Tuesday, January 26, 2010

The key to any great relationship is . . .

The key to any great relationship is . . . communication. Or so I'm told. And finally last night I saw some communication while playing video games.

We had a full team of 6 players for Team Deathmatch in Modern Warfare 2 when a couple more friends jumped online. Normally there are several people who would rather stick needles in their eyes than play a Domination match but last night they bit the bullet, stayed in the group and we got a full team of 9 players for Ground War. That's when the fun began.

I don't have any problem playing Domination. I like having an objective and a purpose to all that running around and killing (or in my case, dying). It gives me an area to concentrate on. A place to defend and wait for the enemy to show up in. It gives me determination to take a particularly difficult flag from the enemy. I'm kind of stubborn like that. Tell me it can't be done and I'll show you how to do it. But not all my friends feel that way.

There were a lot of moaning and groaning when the first Domination match started. And we feel behind rather quickly. But we persevered and eventually won the match . . . once we all started talking to each other. And I don't mean the "soap on a rope" talk that usually prevails with my friends (not that I'm complaining). We finally started to communicate enemy positions, our strategies and team goals. Once we got to the point where we knew where everyone (enemy and friendly) were going we had a handle on the situation and we never lost a Domination match that whole night. Team Deathmatch matches were another story.

When the map options showed Team Deathmatch we reverted back to our individual play styles and the communication dropped off. People were off on their own looking for the enemy wherever they wanted to go with no regards for what the rest of the team was doing. If we had a bit more of a game plan for those Deathmatch games we might have won a few more of them. And we also wonder and complain when the other teams travels in packs or small groups where we kill the first guy we see only to be gunned down by his buddy. Jeez.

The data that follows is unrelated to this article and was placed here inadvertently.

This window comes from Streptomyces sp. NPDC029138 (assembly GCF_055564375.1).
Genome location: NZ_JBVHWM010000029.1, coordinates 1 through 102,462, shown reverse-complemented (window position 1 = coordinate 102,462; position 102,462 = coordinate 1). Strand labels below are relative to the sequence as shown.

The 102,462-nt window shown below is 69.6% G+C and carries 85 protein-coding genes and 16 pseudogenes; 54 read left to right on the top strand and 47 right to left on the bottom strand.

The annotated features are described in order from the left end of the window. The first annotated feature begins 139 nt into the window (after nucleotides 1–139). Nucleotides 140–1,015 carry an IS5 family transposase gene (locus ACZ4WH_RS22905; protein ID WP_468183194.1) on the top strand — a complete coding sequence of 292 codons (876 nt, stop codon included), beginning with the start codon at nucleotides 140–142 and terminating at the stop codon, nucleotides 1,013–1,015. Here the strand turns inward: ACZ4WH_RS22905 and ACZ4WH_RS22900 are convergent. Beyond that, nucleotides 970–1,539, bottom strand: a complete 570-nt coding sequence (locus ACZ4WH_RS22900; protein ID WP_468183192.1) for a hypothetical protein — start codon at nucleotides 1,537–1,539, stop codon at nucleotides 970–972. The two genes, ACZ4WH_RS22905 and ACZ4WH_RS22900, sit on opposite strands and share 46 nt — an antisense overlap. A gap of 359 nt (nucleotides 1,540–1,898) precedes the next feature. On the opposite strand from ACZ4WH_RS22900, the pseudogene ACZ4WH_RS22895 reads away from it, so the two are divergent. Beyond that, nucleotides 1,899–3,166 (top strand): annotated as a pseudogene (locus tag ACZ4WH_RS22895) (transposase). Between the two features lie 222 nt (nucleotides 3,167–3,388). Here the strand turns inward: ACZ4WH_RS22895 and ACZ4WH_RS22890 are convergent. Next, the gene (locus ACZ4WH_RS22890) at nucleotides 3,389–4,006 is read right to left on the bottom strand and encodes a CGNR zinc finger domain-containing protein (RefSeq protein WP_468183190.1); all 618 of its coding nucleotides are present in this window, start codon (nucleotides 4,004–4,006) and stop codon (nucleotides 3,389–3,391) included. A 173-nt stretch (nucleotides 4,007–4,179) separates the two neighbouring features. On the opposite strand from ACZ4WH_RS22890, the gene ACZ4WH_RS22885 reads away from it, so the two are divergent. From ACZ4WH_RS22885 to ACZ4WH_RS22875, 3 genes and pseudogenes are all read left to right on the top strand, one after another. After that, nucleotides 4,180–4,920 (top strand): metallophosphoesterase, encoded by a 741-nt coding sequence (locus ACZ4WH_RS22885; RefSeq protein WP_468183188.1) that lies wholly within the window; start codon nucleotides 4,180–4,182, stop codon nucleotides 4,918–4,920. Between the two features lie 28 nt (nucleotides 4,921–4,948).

I think we all realized our communication style was changing when we started to point out the things we use to say. Like "you bastard" (when spoken towards the enemy) which meant the enemy was coming at us from behind. Or "they're over here" which meant we didn't have a clue where the enemy was. Especially when the person who just died couldn't define where "here" actually was. And "they're coming across" means they were doing a center, direct line assault on our position. Or "I can't find anyone" meant we were being flanked. It all seemed so funny when we realized we were talking to our teammates, but we weren't really saying anything to them. Kind of like an old married couple, I guess.

Maybe this one night of insights into how we communicate will change things going forward. Maybe we won't be a rag tag bunch of "lone wolf" types who do their own things but a more cohesive group of killing machines. We worked together when we played Gears of War so there's hope for us working together now. Or maybe we'll just start some marriage counseling. So tell me . . . how does that make you feel? I'm listening.


Paul Thomas Janabet III said...
This comment has been removed by the author.
Pogue Moran said...

You know hes serious because there have been 2 other PTJs before him. Sorry pengy Ive been playing mass effect and missing out on the fun you guys have been having.

Pengwenn said...

PTJ III nice to meet ya. Vote. Read. Play. Have fun here in Gamer Girl land. But whatever you do DO NOT FEED POGUE MORAN!!!!

And Pogue I commented on your "mass erection" status on facebook. It's not healthy. But I have enjoyed some peace and quiet in your absence.

Paul Thomas Janabet III said...

Hello sorry I never replied to your reply. At last I have: sadly I regret to inform you that I no longer find myself playing games. I am now full fledged reporter and photographer.

You can see my art gallery here